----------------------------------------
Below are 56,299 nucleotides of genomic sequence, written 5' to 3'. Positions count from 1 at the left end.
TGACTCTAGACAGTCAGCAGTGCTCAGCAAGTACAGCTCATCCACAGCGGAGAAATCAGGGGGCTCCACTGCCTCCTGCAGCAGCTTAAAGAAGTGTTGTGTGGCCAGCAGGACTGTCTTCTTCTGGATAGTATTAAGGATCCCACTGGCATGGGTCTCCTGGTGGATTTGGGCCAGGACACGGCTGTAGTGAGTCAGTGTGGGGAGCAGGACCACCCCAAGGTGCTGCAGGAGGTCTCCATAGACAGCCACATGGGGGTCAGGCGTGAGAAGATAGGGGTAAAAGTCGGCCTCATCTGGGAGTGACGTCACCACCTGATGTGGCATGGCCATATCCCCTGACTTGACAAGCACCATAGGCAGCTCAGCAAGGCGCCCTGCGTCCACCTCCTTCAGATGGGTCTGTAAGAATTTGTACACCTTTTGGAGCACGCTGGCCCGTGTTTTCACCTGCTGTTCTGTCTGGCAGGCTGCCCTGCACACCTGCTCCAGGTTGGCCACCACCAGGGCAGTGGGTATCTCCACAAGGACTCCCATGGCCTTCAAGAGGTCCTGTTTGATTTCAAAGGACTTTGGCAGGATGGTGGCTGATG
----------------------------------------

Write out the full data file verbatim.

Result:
Below are 56,299 nucleotides of genomic sequence, written 5' to 3'. Positions count from 1 at the left end.
TGACTCTAGACAGTCAGCAGTGCTCAGCAAGTACAGCTCATCCACAGCGGAGAAATCAGGGGGCTCCACTGCCTCCTGCAGCAGCTTAAAGAAGTGTTGTGTGGCCAGCAGGACTGTCTTCTTCTGGATAGTATTAAGGATCCCACTGGCATGGGTCTCCTGGTGGATTTGGGCCAGGACACGGCTGTAGTGAGTCAGTGTGGGGAGCAGGACCACCCCAAGGTGCTGCAGGAGGTCTCCATAGACAGCCACATGGGGGTCAGGCGTGAGAAGATAGGGGTAAAAGTCGGCCTCATCTGGGAGTGACGTCACCACCTGATGTGGCATGGCCATATCCCCTGACTTGACAAGCACCATAGGCAGCTCAGCAAGGCGCCCTGCGTCCACCTCCTTCAGATGGGTCTGTAAGAATTTGTACACCTTTTGGAGCACGCTGGCCCGTGTTTTCACCTGCTGTTCTGTCTGGCAGGCTGCCCTGCACACCTGCTCCAGGTTGGCCACCACCAGGGCAGTGGGTATCTCCACAAGGACTCCCATGGCCTTCAAGAGGTCCTGTTTGATTTCAAAGGACTTTGGCAGGATGGTGGCTGATG